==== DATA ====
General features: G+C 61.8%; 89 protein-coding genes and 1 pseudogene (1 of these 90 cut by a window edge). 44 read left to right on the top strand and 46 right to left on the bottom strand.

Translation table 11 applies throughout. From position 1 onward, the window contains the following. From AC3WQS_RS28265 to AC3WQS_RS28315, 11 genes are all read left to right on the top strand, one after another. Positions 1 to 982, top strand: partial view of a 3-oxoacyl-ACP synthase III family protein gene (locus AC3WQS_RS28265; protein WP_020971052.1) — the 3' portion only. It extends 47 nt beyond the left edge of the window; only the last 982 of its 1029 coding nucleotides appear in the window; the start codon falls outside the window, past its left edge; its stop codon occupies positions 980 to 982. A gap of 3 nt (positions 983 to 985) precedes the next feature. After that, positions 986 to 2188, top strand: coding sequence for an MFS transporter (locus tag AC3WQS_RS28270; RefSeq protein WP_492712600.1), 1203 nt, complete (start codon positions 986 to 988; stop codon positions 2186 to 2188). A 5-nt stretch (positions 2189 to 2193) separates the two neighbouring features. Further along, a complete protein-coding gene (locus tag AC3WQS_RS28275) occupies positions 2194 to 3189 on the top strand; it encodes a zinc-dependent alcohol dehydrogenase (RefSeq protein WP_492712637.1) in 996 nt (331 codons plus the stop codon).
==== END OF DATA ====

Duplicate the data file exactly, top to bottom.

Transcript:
General features: G+C 61.8%; 89 protein-coding genes and 1 pseudogene (1 of these 90 cut by a window edge). 44 read left to right on the top strand and 46 right to left on the bottom strand.

Translation table 11 applies throughout. From position 1 onward, the window contains the following. From AC3WQS_RS28265 to AC3WQS_RS28315, 11 genes are all read left to right on the top strand, one after another. Positions 1 to 982, top strand: partial view of a 3-oxoacyl-ACP synthase III family protein gene (locus AC3WQS_RS28265; protein WP_020971052.1) — the 3' portion only. It extends 47 nt beyond the left edge of the window; only the last 982 of its 1029 coding nucleotides appear in the window; the start codon falls outside the window, past its left edge; its stop codon occupies positions 980 to 982. A gap of 3 nt (positions 983 to 985) precedes the next feature. After that, positions 986 to 2188, top strand: coding sequence for an MFS transporter (locus tag AC3WQS_RS28270; RefSeq protein WP_492712600.1), 1203 nt, complete (start codon positions 986 to 988; stop codon positions 2186 to 2188). A 5-nt stretch (positions 2189 to 2193) separates the two neighbouring features. Further along, a complete protein-coding gene (locus tag AC3WQS_RS28275) occupies positions 2194 to 3189 on the top strand; it encodes a zinc-dependent alcohol dehydrogenase (RefSeq protein WP_492712637.1) in 996 nt (331 codons plus the stop codon).